What happens when your image is compromised

Let’s now assume that one of the VMs in your infrastructure has been compromised and alarms are coming from products such as GCP’s Cloud Security and Command Center, Chronicle backstory or your SIEM. 

An incident response plan consists of 3 phases: preparation (actions taken before an attack), detection (actions taken during an attack) and response (actions taken after an attack). During the detection phase, the Computer Security Incident Response Team (CSIRT) or threat analysts decide whether live acquisition analysis is required. If live forensics is required, for example when it is vital to acquire a VM’s RAM, then one of the first courses of action is to isolate and contain the VM from the rest of the world and connect the Forensics VPC to the VM for investigation. The forensics VPC resides in a forensics GCP project, it includes digital forensics tools to capture evidence from the VM such as SANS Investigative Forensics Toolkit - SIFT, The Sleuth Kit, Autopsy, Encase, FTK and alike. These tools are already installed, configured, tested and ready to use. The forensics project will also save and preserve evidence such as disk and memory images for forensic review.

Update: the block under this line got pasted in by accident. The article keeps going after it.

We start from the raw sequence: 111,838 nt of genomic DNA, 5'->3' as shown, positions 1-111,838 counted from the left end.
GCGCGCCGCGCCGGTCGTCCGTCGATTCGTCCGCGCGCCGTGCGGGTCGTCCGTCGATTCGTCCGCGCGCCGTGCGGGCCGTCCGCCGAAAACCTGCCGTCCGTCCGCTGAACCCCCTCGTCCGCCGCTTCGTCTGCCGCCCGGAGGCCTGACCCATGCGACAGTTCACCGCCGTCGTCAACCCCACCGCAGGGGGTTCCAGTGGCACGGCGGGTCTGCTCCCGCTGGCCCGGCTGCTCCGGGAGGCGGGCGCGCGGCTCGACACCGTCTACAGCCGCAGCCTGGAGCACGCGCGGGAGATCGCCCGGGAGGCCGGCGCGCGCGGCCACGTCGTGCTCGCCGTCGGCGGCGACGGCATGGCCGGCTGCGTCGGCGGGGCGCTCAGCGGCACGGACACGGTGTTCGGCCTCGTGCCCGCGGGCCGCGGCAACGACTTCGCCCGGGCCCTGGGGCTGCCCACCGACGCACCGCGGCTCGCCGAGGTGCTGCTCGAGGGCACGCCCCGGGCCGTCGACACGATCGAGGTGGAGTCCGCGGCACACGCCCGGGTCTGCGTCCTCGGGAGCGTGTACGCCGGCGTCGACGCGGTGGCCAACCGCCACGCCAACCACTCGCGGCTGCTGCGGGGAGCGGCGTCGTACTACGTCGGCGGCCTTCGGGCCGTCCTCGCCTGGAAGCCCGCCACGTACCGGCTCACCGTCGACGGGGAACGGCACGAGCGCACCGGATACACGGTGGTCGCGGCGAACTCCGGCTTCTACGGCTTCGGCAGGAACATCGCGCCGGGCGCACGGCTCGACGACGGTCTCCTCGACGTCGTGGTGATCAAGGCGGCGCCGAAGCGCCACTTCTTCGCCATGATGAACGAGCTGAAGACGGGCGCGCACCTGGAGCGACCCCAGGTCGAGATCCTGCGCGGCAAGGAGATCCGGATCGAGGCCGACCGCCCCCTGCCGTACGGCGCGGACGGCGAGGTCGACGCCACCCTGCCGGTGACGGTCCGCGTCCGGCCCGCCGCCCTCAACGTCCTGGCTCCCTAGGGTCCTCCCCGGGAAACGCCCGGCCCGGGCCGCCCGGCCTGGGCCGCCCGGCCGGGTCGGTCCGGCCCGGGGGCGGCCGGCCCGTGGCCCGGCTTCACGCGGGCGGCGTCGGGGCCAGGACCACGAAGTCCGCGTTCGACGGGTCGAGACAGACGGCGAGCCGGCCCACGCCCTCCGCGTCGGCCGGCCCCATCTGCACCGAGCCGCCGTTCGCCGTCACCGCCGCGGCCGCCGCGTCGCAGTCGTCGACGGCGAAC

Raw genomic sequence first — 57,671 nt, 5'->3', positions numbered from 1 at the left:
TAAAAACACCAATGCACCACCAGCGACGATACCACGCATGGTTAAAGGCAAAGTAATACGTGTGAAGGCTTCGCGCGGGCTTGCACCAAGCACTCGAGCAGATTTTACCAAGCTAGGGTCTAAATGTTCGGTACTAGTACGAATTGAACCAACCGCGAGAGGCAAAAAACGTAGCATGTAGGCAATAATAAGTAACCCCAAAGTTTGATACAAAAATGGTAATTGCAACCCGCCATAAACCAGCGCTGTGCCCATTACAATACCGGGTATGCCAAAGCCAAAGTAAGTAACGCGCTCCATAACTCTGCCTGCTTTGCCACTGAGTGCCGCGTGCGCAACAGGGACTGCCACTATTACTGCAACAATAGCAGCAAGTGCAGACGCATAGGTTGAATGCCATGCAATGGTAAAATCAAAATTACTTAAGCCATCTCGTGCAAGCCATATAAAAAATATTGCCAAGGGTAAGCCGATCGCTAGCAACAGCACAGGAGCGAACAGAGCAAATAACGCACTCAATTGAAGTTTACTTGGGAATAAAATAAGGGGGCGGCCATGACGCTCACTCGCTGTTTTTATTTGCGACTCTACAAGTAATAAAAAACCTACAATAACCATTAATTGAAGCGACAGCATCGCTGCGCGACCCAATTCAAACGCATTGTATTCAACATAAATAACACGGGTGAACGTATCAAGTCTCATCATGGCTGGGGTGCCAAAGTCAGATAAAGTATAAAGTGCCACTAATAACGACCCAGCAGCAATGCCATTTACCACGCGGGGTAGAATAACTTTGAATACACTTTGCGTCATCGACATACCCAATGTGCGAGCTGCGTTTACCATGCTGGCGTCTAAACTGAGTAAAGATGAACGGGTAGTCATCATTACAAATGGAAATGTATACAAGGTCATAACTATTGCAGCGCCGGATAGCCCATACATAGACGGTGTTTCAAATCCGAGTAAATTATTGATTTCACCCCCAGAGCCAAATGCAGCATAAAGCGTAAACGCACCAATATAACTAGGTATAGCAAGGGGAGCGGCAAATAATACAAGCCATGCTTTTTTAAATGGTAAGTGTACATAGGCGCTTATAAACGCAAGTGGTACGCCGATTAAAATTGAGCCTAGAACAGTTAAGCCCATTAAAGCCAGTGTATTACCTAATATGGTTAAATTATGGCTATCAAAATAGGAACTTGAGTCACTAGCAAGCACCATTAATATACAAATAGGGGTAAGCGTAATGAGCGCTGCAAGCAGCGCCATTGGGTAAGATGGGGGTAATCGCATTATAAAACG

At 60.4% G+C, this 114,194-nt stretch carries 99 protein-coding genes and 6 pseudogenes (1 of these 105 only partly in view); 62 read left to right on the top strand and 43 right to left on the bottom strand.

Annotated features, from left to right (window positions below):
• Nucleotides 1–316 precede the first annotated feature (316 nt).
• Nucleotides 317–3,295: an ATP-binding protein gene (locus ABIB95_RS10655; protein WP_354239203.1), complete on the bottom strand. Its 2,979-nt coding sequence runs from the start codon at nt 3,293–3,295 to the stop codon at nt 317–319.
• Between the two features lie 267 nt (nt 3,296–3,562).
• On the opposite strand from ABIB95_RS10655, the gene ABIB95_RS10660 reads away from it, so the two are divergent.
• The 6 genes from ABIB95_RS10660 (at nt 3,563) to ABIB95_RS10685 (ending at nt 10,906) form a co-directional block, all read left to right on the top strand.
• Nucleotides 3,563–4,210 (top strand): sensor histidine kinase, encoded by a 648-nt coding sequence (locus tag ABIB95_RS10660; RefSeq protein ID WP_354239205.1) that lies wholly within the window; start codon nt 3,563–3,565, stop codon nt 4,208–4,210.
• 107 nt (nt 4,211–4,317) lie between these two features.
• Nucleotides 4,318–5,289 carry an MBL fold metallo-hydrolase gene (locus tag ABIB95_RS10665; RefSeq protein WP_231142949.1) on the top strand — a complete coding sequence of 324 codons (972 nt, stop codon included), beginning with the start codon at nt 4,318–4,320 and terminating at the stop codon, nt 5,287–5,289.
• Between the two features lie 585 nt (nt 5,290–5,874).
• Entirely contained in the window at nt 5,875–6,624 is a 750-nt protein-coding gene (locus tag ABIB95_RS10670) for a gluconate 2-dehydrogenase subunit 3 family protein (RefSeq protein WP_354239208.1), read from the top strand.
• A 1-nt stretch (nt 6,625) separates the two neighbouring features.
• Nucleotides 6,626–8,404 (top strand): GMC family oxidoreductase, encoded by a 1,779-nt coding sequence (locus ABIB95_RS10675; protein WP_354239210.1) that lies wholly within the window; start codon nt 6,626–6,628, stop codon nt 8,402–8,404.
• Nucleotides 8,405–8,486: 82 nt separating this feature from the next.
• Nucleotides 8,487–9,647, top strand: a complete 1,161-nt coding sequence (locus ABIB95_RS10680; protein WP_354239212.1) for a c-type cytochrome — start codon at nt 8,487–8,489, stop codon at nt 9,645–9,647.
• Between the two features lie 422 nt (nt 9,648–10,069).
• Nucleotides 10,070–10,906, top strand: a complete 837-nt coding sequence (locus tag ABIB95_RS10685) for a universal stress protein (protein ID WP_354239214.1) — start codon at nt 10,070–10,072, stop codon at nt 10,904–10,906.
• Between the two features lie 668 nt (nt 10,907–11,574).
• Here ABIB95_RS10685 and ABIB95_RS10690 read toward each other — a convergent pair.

We’ll cover two scenarios in this post, the first scenario is to isolate the image and connect the forensics VPC to the image for live acquisition.